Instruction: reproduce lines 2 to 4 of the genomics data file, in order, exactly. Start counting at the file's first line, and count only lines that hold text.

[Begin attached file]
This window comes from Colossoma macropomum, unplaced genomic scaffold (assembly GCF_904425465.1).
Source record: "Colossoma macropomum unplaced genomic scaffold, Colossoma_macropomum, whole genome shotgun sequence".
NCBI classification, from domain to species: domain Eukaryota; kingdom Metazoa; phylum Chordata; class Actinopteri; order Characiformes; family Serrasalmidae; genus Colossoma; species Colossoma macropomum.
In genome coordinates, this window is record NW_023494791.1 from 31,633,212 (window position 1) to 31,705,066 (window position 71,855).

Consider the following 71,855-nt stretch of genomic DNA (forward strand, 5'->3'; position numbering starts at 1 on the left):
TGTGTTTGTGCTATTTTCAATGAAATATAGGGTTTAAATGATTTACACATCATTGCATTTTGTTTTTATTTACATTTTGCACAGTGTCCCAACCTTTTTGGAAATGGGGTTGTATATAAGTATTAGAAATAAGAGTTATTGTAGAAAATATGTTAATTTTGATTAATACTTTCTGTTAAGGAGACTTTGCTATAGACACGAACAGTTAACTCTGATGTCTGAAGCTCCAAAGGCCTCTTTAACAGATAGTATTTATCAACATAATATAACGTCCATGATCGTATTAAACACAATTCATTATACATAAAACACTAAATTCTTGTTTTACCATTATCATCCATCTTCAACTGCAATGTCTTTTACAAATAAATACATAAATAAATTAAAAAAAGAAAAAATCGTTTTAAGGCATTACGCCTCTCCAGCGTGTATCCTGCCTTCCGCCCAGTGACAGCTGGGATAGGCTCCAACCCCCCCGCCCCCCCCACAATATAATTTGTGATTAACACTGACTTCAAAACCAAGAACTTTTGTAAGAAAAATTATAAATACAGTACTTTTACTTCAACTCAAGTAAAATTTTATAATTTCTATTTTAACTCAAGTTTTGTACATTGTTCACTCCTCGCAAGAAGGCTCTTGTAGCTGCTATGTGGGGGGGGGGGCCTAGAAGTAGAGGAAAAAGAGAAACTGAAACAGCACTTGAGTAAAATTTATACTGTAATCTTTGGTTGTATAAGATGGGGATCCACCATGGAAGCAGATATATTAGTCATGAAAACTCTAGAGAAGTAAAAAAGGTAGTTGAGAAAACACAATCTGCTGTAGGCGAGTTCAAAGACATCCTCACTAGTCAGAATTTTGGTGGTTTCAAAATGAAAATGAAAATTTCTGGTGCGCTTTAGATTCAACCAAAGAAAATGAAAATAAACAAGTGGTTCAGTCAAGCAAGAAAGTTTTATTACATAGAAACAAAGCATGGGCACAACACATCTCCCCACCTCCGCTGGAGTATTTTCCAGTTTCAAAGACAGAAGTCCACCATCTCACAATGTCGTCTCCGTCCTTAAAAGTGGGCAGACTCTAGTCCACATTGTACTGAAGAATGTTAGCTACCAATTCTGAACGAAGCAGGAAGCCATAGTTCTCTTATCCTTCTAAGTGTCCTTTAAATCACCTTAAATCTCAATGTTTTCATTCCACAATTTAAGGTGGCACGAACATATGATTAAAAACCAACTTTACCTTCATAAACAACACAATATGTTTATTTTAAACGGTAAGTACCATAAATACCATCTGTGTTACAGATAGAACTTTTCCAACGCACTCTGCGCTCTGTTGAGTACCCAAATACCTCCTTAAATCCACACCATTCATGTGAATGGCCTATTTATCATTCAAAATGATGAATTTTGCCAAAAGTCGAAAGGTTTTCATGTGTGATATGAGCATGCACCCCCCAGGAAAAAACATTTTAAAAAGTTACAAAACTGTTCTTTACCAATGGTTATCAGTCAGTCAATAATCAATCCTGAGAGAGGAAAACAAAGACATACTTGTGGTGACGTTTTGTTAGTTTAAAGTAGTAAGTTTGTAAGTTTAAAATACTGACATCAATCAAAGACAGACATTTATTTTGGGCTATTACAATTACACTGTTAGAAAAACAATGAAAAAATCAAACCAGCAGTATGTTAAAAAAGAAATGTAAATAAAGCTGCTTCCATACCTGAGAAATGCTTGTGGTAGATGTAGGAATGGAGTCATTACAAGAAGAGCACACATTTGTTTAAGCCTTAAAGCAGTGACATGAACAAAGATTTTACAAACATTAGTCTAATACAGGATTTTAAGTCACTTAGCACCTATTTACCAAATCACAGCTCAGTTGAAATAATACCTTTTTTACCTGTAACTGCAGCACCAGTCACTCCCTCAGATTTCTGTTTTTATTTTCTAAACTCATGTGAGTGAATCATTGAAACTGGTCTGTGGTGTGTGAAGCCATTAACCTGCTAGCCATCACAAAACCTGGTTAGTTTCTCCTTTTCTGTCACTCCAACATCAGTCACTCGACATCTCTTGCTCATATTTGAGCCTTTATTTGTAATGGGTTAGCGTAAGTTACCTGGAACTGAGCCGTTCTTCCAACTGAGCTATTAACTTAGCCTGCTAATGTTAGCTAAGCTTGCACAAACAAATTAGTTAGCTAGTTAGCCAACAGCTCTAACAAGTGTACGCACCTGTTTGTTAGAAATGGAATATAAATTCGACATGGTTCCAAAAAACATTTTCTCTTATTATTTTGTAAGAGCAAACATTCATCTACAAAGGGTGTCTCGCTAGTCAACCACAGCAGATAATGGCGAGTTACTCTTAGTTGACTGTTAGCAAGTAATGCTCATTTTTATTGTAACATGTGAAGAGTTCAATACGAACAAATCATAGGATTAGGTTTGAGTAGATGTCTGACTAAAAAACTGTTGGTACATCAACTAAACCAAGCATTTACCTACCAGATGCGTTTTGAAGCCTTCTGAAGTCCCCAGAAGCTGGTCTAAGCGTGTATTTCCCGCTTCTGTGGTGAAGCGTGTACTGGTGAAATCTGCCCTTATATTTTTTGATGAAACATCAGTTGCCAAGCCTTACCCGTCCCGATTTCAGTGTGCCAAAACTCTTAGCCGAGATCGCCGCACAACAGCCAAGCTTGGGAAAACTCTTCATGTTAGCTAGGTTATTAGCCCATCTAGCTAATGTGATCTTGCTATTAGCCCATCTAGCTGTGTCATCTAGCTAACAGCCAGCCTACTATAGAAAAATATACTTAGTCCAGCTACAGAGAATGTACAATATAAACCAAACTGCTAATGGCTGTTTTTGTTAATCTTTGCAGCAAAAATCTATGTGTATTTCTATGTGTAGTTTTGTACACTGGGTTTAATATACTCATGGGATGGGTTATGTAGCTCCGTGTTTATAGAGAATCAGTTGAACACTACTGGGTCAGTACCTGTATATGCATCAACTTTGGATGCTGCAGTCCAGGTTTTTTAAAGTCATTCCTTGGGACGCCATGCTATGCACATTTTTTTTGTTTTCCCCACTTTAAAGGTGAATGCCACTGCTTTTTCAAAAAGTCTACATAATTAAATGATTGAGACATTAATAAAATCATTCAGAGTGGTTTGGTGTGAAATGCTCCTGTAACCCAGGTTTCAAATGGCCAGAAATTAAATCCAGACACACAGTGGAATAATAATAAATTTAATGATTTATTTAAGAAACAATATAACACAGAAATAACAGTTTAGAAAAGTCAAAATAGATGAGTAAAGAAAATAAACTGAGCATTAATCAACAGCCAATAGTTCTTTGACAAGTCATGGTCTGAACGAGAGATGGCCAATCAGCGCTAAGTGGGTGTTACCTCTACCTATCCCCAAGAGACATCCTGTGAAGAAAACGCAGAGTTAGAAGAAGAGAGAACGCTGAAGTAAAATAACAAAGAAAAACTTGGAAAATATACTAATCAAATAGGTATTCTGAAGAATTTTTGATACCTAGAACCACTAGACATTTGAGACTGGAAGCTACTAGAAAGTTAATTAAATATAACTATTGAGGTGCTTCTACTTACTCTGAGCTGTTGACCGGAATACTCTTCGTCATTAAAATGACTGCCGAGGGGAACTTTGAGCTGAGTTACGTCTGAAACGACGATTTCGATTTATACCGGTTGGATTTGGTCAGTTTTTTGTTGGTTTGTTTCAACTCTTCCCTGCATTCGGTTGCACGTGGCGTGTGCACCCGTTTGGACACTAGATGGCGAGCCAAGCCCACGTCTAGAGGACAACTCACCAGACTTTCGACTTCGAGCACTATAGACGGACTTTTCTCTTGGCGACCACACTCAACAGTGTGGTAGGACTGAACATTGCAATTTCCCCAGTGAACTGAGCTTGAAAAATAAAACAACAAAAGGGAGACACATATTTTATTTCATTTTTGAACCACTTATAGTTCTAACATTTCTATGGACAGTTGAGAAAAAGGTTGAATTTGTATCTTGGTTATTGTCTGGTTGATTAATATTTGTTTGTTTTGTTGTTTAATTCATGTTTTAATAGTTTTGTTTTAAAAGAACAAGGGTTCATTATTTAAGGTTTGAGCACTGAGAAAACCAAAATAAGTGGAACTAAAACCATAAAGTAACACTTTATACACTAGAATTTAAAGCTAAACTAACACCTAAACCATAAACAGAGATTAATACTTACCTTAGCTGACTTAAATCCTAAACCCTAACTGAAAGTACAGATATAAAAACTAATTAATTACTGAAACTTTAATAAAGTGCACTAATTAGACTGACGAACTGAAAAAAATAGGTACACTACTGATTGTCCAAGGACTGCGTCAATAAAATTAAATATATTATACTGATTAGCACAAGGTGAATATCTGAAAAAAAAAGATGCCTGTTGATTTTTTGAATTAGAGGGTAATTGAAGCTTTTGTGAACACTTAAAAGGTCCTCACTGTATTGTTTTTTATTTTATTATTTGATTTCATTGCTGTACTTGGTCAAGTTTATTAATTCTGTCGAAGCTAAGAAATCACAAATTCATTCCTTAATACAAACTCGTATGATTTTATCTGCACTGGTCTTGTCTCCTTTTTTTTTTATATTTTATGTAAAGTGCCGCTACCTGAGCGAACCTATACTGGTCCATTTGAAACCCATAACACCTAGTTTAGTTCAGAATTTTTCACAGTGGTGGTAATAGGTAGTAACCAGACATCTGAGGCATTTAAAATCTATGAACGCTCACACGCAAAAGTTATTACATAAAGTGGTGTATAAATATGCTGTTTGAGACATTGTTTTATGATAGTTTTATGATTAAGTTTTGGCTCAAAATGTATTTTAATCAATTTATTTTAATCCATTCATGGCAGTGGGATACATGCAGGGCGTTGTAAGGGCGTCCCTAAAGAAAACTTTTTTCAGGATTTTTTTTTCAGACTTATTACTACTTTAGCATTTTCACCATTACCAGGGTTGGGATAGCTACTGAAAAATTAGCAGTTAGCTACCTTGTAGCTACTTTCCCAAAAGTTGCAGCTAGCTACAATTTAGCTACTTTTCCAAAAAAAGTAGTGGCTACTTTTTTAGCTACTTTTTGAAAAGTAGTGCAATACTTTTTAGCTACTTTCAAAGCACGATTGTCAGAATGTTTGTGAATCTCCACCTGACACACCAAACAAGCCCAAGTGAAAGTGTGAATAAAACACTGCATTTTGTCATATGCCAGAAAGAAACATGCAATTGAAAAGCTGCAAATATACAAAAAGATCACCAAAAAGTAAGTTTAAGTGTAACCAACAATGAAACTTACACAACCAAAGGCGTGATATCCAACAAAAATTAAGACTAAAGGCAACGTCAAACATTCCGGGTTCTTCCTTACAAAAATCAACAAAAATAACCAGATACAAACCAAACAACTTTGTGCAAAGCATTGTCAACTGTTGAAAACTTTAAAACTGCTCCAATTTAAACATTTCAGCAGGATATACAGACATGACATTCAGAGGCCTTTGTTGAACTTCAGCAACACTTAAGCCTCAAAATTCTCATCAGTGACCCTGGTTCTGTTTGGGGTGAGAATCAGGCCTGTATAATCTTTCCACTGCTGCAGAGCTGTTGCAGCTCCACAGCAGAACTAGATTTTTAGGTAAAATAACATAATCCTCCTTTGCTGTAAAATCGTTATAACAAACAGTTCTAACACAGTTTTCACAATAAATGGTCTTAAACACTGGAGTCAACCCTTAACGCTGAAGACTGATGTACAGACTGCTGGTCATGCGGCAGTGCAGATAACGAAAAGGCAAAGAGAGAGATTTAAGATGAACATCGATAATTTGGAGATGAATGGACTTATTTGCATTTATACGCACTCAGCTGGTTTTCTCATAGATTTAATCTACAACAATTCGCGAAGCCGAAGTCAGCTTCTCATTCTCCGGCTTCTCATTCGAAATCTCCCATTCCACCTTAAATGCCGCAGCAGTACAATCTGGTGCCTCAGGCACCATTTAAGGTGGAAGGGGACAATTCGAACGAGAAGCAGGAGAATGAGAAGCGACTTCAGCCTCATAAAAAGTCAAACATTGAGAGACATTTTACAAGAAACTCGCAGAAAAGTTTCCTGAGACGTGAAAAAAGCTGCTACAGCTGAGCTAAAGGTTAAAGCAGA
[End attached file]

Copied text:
Source record: "Colossoma macropomum unplaced genomic scaffold, Colossoma_macropomum, whole genome shotgun sequence".
NCBI classification, from domain to species: domain Eukaryota; kingdom Metazoa; phylum Chordata; class Actinopteri; order Characiformes; family Serrasalmidae; genus Colossoma; species Colossoma macropomum.
In genome coordinates, this window is record NW_023494791.1 from 31,633,212 (window position 1) to 31,705,066 (window position 71,855).